Tolerable daily intake

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Tolerable daily intake (TDI) refers to the daily amount of a chemical that has been assessed safe for human being on long-term basis (usually whole lifetime). Originally acceptable daily intake (ADI) was introduced in 1961 to define the daily intake of a food additive which, during the entire lifetime, appears to be without appreciable risk.[1] For contaminants and other foreign chemicals not used intentionally, the term TDI is often preferred.[2] Both ADI and TDI are usually assessed based on animal experiments, and it is most often hundreds of times lower than the dose causing no observable adverse effect (NOAEL) in the most sensitive tested animal species.[1][3] Because the uncertainty factors (safety factors) may vary depending on the quality of data and the type of adverse effect, TDI values are not good estimates of the harmfulness of chemicals, and must be considered administrative tools to set allowable limits for chemicals, rather than scientific measures. The threshold limit value (TLV) of a chemical substance is a level to which it is believed a worker can be exposed day after day for a working lifetime without adverse effects.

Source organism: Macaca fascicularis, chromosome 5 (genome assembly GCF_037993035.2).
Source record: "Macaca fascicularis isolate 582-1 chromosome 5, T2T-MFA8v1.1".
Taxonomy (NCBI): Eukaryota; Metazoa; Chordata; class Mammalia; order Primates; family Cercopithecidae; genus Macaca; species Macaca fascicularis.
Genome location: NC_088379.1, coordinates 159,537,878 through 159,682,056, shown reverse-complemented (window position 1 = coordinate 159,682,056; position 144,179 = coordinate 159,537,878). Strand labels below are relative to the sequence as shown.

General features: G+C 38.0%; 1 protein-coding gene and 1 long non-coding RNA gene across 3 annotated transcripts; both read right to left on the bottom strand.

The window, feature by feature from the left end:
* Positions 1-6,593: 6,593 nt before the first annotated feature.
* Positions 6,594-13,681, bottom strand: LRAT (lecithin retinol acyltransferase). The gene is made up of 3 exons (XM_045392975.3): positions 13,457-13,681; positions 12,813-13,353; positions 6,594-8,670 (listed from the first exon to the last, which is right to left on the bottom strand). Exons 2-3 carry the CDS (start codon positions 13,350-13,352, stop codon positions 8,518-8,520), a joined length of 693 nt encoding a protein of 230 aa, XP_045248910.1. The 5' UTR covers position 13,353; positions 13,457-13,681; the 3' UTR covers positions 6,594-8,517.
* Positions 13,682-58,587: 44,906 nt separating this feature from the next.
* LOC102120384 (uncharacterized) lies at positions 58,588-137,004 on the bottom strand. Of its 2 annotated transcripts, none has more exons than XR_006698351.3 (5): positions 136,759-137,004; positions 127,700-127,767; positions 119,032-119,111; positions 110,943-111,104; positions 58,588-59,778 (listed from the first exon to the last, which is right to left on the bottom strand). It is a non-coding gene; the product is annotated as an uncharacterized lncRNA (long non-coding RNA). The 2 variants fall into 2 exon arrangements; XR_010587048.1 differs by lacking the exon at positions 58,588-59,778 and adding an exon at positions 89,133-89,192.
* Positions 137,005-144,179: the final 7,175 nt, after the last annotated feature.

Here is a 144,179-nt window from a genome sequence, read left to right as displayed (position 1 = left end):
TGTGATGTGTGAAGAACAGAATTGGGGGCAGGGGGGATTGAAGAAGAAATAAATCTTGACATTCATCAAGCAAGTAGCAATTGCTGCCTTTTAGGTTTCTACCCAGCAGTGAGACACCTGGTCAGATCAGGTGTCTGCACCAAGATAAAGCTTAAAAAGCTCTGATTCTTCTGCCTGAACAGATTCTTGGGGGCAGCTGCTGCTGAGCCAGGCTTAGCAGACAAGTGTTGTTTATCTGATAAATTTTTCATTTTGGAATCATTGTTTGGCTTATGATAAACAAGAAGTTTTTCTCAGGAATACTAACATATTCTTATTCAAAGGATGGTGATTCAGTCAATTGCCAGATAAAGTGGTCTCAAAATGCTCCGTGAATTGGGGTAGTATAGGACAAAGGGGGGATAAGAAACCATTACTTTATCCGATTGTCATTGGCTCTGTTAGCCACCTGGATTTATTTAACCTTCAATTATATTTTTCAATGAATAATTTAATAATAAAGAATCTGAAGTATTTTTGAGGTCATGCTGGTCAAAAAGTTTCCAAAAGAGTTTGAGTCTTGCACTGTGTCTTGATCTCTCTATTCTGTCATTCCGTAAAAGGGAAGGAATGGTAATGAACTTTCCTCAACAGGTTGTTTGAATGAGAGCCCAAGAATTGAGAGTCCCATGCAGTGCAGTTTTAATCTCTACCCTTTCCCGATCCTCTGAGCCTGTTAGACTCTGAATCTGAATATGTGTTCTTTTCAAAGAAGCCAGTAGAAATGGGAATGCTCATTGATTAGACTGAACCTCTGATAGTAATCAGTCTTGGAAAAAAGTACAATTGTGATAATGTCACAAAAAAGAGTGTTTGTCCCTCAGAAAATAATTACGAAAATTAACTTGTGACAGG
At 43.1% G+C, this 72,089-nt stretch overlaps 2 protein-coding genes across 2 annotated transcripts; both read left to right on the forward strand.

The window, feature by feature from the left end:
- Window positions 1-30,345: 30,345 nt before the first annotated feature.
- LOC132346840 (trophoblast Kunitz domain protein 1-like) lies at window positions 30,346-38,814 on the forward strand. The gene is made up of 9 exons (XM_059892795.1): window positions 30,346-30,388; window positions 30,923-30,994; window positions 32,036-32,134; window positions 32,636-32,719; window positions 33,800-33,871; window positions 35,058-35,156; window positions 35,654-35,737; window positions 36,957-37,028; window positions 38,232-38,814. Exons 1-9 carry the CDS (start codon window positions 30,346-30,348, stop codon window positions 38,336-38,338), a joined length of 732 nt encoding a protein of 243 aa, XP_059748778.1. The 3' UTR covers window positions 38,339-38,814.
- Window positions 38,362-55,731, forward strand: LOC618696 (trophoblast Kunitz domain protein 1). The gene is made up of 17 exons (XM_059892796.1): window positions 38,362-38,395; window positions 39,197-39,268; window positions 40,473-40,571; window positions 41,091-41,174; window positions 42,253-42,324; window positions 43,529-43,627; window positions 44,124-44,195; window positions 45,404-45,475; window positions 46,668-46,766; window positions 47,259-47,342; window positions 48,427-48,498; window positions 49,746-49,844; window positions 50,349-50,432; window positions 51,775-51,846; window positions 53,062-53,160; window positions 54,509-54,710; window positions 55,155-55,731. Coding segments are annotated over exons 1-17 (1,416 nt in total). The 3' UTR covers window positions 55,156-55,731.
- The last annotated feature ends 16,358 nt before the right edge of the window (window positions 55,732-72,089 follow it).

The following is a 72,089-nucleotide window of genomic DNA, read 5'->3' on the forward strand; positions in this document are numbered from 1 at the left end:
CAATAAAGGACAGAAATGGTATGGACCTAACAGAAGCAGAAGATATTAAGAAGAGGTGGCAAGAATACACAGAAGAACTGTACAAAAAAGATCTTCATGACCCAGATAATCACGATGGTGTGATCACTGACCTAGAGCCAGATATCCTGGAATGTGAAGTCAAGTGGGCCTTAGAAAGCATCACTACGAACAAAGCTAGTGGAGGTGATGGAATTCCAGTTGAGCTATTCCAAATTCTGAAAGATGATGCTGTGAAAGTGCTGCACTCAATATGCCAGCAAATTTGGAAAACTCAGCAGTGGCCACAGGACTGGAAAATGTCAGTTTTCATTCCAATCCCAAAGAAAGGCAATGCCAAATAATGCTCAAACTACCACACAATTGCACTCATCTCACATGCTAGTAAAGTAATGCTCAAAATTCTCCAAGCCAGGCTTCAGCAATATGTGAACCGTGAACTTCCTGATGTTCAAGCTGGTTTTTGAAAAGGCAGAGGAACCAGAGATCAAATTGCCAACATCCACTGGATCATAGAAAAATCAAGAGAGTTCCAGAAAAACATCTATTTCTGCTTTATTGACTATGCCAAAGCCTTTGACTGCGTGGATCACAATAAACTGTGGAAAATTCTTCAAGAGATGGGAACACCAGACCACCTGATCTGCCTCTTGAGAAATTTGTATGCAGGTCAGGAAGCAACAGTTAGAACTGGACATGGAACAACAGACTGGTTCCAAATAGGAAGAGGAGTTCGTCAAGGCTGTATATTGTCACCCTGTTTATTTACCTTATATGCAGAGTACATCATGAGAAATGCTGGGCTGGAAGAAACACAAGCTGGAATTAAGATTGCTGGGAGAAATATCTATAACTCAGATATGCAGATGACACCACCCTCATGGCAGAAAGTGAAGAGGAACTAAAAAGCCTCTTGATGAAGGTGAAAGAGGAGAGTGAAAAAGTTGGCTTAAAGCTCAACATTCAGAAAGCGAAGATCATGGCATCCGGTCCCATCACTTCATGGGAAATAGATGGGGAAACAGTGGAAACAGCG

1. ^ a b Faustman, Elaine M.; Omenn, Gilbert S. (2001). "Risk assessment". In Klaassen, Curtis D. (ed.). Casarett & Doull's Toxicology: The Basic Science of Poisons (6th ed.). New York: McGraw-Hill. pp. 92–4. ISBN 978-0-07-134721-1.
  2. ^ "Consultation on assessment of the health risk of dioxins; re-evaluation of the tolerable daily intake (TDI): Executive Summary". Food Additives and Contaminants. 17 (4): 223–40. 2000. doi:10.1080/713810655. PMID 10912238.
  3. ^ Renwick, A. G. (1999). "Toxicokinetics". In Ballantyne, Bryan; Mars, Tore; Syversen, Timothy (eds.). General and Applied Toxicology (2nd ed.). London: MacMillan Reference. pp. 91–2. ISBN 978-1-56159-242-5.